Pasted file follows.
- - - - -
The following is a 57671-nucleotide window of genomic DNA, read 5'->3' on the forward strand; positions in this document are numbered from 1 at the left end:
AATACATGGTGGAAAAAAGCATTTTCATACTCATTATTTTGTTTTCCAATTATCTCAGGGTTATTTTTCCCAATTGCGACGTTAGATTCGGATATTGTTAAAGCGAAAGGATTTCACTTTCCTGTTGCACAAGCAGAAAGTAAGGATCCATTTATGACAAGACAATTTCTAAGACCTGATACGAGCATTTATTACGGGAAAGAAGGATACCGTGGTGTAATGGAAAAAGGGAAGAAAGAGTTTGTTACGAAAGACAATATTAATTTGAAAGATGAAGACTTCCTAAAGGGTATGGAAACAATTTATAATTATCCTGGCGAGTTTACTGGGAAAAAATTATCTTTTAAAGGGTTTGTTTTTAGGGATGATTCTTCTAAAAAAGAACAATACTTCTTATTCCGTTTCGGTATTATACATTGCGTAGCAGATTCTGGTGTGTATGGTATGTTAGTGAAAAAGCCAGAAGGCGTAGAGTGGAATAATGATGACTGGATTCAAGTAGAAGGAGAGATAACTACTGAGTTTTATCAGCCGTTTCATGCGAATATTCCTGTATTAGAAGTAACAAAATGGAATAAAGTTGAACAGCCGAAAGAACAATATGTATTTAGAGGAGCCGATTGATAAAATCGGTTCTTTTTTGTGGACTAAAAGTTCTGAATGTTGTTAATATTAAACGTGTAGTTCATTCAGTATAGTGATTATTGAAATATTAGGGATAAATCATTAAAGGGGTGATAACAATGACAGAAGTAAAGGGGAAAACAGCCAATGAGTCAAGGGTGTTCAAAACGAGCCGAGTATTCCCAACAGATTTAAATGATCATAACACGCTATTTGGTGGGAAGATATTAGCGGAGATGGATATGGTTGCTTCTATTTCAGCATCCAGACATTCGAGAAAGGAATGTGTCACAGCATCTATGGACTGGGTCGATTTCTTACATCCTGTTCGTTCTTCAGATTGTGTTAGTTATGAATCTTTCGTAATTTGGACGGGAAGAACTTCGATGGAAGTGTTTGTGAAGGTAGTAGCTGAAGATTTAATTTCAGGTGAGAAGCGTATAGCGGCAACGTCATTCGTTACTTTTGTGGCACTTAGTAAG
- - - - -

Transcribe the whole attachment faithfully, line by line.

The following is a 57671-nucleotide window of genomic DNA, read 5'->3' on the forward strand; positions in this document are numbered from 1 at the left end:
AATACATGGTGGAAAAAAGCATTTTCATACTCATTATTTTGTTTTCCAATTATCTCAGGGTTATTTTTCCCAATTGCGACGTTAGATTCGGATATTGTTAAAGCGAAAGGATTTCACTTTCCTGTTGCACAAGCAGAAAGTAAGGATCCATTTATGACAAGACAATTTCTAAGACCTGATACGAGCATTTATTACGGGAAAGAAGGATACCGTGGTGTAATGGAAAAAGGGAAGAAAGAGTTTGTTACGAAAGACAATATTAATTTGAAAGATGAAGACTTCCTAAAGGGTATGGAAACAATTTATAATTATCCTGGCGAGTTTACTGGGAAAAAATTATCTTTTAAAGGGTTTGTTTTTAGGGATGATTCTTCTAAAAAAGAACAATACTTCTTATTCCGTTTCGGTATTATACATTGCGTAGCAGATTCTGGTGTGTATGGTATGTTAGTGAAAAAGCCAGAAGGCGTAGAGTGGAATAATGATGACTGGATTCAAGTAGAAGGAGAGATAACTACTGAGTTTTATCAGCCGTTTCATGCGAATATTCCTGTATTAGAAGTAACAAAATGGAATAAAGTTGAACAGCCGAAAGAACAATATGTATTTAGAGGAGCCGATTGATAAAATCGGTTCTTTTTTGTGGACTAAAAGTTCTGAATGTTGTTAATATTAAACGTGTAGTTCATTCAGTATAGTGATTATTGAAATATTAGGGATAAATCATTAAAGGGGTGATAACAATGACAGAAGTAAAGGGGAAAACAGCCAATGAGTCAAGGGTGTTCAAAACGAGCCGAGTATTCCCAACAGATTTAAATGATCATAACACGCTATTTGGTGGGAAGATATTAGCGGAGATGGATATGGTTGCTTCTATTTCAGCATCCAGACATTCGAGAAAGGAATGTGTCACAGCATCTATGGACTGGGTCGATTTCTTACATCCTGTTCGTTCTTCAGATTGTGTTAGTTATGAATCTTTCGTAATTTGGACGGGAAGAACTTCGATGGAAGTGTTTGTGAAGGTAGTAGCTGAAGATTTAATTTCAGGTGAGAAGCGTATAGCGGCAACGTCATTCGTTACTTTTGTGGCACTTAGTAAG